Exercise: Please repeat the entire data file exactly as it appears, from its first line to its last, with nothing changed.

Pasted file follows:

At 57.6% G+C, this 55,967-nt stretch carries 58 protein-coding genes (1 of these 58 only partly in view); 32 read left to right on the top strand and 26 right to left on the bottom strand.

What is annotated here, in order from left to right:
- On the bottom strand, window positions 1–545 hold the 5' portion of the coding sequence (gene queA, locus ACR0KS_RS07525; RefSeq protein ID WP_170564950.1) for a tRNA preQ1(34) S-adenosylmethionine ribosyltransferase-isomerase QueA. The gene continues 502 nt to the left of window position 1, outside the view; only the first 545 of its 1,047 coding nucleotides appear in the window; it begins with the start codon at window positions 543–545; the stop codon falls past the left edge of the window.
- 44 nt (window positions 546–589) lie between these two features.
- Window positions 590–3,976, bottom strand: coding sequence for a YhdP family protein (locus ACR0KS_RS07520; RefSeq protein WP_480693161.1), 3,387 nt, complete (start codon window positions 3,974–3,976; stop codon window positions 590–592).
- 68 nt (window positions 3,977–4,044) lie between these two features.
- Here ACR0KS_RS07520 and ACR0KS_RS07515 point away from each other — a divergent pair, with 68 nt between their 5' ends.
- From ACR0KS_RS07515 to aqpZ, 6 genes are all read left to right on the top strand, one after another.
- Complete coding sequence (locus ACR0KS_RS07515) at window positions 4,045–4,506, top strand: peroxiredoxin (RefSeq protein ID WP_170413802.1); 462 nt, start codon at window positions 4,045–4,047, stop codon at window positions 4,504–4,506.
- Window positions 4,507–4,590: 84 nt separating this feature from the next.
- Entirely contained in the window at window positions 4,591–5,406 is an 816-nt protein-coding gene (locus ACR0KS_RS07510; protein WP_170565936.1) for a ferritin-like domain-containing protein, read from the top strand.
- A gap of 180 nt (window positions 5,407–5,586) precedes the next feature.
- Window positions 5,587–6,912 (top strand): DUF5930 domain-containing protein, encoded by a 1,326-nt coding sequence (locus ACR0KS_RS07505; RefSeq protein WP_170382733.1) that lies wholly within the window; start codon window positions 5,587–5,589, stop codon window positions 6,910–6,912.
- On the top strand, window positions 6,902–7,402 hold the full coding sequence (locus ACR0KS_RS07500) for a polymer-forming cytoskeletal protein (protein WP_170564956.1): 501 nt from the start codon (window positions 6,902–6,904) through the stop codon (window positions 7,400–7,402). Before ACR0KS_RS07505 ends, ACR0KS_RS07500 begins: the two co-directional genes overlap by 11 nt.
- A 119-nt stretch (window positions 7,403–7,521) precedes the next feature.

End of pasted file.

At 57.6% G+C, this 55,967-nt stretch carries 58 protein-coding genes (1 of these 58 only partly in view); 32 read left to right on the top strand and 26 right to left on the bottom strand.

What is annotated here, in order from left to right:
- On the bottom strand, window positions 1–545 hold the 5' portion of the coding sequence (gene queA, locus ACR0KS_RS07525; RefSeq protein ID WP_170564950.1) for a tRNA preQ1(34) S-adenosylmethionine ribosyltransferase-isomerase QueA. The gene continues 502 nt to the left of window position 1, outside the view; only the first 545 of its 1,047 coding nucleotides appear in the window; it begins with the start codon at window positions 543–545; the stop codon falls past the left edge of the window.
- 44 nt (window positions 546–589) lie between these two features.
- Window positions 590–3,976, bottom strand: coding sequence for a YhdP family protein (locus ACR0KS_RS07520; RefSeq protein WP_480693161.1), 3,387 nt, complete (start codon window positions 3,974–3,976; stop codon window positions 590–592).
- 68 nt (window positions 3,977–4,044) lie between these two features.
- Here ACR0KS_RS07520 and ACR0KS_RS07515 point away from each other — a divergent pair, with 68 nt between their 5' ends.
- From ACR0KS_RS07515 to aqpZ, 6 genes are all read left to right on the top strand, one after another.
- Complete coding sequence (locus ACR0KS_RS07515) at window positions 4,045–4,506, top strand: peroxiredoxin (RefSeq protein ID WP_170413802.1); 462 nt, start codon at window positions 4,045–4,047, stop codon at window positions 4,504–4,506.
- Window positions 4,507–4,590: 84 nt separating this feature from the next.
- Entirely contained in the window at window positions 4,591–5,406 is an 816-nt protein-coding gene (locus ACR0KS_RS07510; protein WP_170565936.1) for a ferritin-like domain-containing protein, read from the top strand.
- A gap of 180 nt (window positions 5,407–5,586) precedes the next feature.
- Window positions 5,587–6,912 (top strand): DUF5930 domain-containing protein, encoded by a 1,326-nt coding sequence (locus ACR0KS_RS07505; RefSeq protein WP_170382733.1) that lies wholly within the window; start codon window positions 5,587–5,589, stop codon window positions 6,910–6,912.
- On the top strand, window positions 6,902–7,402 hold the full coding sequence (locus ACR0KS_RS07500) for a polymer-forming cytoskeletal protein (protein WP_170564956.1): 501 nt from the start codon (window positions 6,902–6,904) through the stop codon (window positions 7,400–7,402). Before ACR0KS_RS07505 ends, ACR0KS_RS07500 begins: the two co-directional genes overlap by 11 nt.
- A 119-nt stretch (window positions 7,403–7,521) precedes the next feature.